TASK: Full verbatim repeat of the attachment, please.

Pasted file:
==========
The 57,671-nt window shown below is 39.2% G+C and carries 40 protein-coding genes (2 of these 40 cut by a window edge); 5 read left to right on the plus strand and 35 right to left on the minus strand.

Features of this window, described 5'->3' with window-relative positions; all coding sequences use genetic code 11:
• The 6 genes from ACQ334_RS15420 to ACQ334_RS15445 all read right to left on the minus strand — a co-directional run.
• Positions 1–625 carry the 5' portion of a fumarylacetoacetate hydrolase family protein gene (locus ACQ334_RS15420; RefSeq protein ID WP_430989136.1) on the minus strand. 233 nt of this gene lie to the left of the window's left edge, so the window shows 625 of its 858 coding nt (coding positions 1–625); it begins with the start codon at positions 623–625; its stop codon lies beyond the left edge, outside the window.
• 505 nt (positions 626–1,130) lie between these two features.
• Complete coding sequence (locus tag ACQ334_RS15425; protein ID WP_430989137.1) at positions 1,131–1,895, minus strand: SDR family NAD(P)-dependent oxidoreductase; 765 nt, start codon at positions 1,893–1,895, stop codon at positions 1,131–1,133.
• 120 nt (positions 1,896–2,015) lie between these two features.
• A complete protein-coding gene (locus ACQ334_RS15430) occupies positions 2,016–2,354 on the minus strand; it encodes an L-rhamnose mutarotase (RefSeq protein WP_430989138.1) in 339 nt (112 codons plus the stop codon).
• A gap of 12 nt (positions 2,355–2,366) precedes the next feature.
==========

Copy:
The 57,671-nt window shown below is 39.2% G+C and carries 40 protein-coding genes (2 of these 40 cut by a window edge); 5 read left to right on the plus strand and 35 right to left on the minus strand.

Features of this window, described 5'->3' with window-relative positions; all coding sequences use genetic code 11:
• The 6 genes from ACQ334_RS15420 to ACQ334_RS15445 all read right to left on the minus strand — a co-directional run.
• Positions 1–625 carry the 5' portion of a fumarylacetoacetate hydrolase family protein gene (locus ACQ334_RS15420; RefSeq protein ID WP_430989136.1) on the minus strand. 233 nt of this gene lie to the left of the window's left edge, so the window shows 625 of its 858 coding nt (coding positions 1–625); it begins with the start codon at positions 623–625; its stop codon lies beyond the left edge, outside the window.
• 505 nt (positions 626–1,130) lie between these two features.
• Complete coding sequence (locus tag ACQ334_RS15425; protein ID WP_430989137.1) at positions 1,131–1,895, minus strand: SDR family NAD(P)-dependent oxidoreductase; 765 nt, start codon at positions 1,893–1,895, stop codon at positions 1,131–1,133.
• 120 nt (positions 1,896–2,015) lie between these two features.
• A complete protein-coding gene (locus ACQ334_RS15430) occupies positions 2,016–2,354 on the minus strand; it encodes an L-rhamnose mutarotase (RefSeq protein WP_430989138.1) in 339 nt (112 codons plus the stop codon).
• A gap of 12 nt (positions 2,355–2,366) precedes the next feature.